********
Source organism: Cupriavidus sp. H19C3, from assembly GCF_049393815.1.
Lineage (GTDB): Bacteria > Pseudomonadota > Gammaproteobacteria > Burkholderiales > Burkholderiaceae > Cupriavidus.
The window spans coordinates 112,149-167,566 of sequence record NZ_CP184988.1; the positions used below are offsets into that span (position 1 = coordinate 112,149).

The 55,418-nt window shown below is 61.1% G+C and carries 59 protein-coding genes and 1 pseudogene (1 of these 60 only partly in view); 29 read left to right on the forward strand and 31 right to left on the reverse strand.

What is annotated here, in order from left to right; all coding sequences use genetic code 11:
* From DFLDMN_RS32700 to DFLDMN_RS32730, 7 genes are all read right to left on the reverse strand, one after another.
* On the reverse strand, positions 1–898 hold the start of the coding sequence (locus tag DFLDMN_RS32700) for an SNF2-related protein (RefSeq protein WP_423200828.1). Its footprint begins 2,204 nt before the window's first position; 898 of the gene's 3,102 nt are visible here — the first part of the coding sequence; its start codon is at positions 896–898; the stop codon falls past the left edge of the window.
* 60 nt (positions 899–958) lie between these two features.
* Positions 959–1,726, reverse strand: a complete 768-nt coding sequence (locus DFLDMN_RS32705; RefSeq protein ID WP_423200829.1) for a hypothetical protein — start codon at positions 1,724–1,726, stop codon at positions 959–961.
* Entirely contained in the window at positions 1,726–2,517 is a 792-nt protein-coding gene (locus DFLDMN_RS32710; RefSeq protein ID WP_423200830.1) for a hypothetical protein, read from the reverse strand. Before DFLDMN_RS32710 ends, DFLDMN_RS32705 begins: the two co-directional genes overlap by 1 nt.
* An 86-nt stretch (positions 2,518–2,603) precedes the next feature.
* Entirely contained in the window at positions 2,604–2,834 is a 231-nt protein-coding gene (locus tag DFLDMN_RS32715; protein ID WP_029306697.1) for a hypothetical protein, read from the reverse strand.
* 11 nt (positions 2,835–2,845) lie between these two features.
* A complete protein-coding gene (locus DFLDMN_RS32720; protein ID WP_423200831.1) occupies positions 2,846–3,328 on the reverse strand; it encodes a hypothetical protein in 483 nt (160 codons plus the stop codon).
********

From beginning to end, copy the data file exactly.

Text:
Source organism: Cupriavidus sp. H19C3, from assembly GCF_049393815.1.
Lineage (GTDB): Bacteria > Pseudomonadota > Gammaproteobacteria > Burkholderiales > Burkholderiaceae > Cupriavidus.
The window spans coordinates 112,149-167,566 of sequence record NZ_CP184988.1; the positions used below are offsets into that span (position 1 = coordinate 112,149).

The 55,418-nt window shown below is 61.1% G+C and carries 59 protein-coding genes and 1 pseudogene (1 of these 60 only partly in view); 29 read left to right on the forward strand and 31 right to left on the reverse strand.

What is annotated here, in order from left to right; all coding sequences use genetic code 11:
* From DFLDMN_RS32700 to DFLDMN_RS32730, 7 genes are all read right to left on the reverse strand, one after another.
* On the reverse strand, positions 1–898 hold the start of the coding sequence (locus tag DFLDMN_RS32700) for an SNF2-related protein (RefSeq protein WP_423200828.1). Its footprint begins 2,204 nt before the window's first position; 898 of the gene's 3,102 nt are visible here — the first part of the coding sequence; its start codon is at positions 896–898; the stop codon falls past the left edge of the window.
* 60 nt (positions 899–958) lie between these two features.
* Positions 959–1,726, reverse strand: a complete 768-nt coding sequence (locus DFLDMN_RS32705; RefSeq protein ID WP_423200829.1) for a hypothetical protein — start codon at positions 1,724–1,726, stop codon at positions 959–961.
* Entirely contained in the window at positions 1,726–2,517 is a 792-nt protein-coding gene (locus DFLDMN_RS32710; RefSeq protein ID WP_423200830.1) for a hypothetical protein, read from the reverse strand. Before DFLDMN_RS32710 ends, DFLDMN_RS32705 begins: the two co-directional genes overlap by 1 nt.
* An 86-nt stretch (positions 2,518–2,603) precedes the next feature.
* Entirely contained in the window at positions 2,604–2,834 is a 231-nt protein-coding gene (locus tag DFLDMN_RS32715; protein ID WP_029306697.1) for a hypothetical protein, read from the reverse strand.
* 11 nt (positions 2,835–2,845) lie between these two features.
* A complete protein-coding gene (locus DFLDMN_RS32720; protein ID WP_423200831.1) occupies positions 2,846–3,328 on the reverse strand; it encodes a hypothetical protein in 483 nt (160 codons plus the stop codon).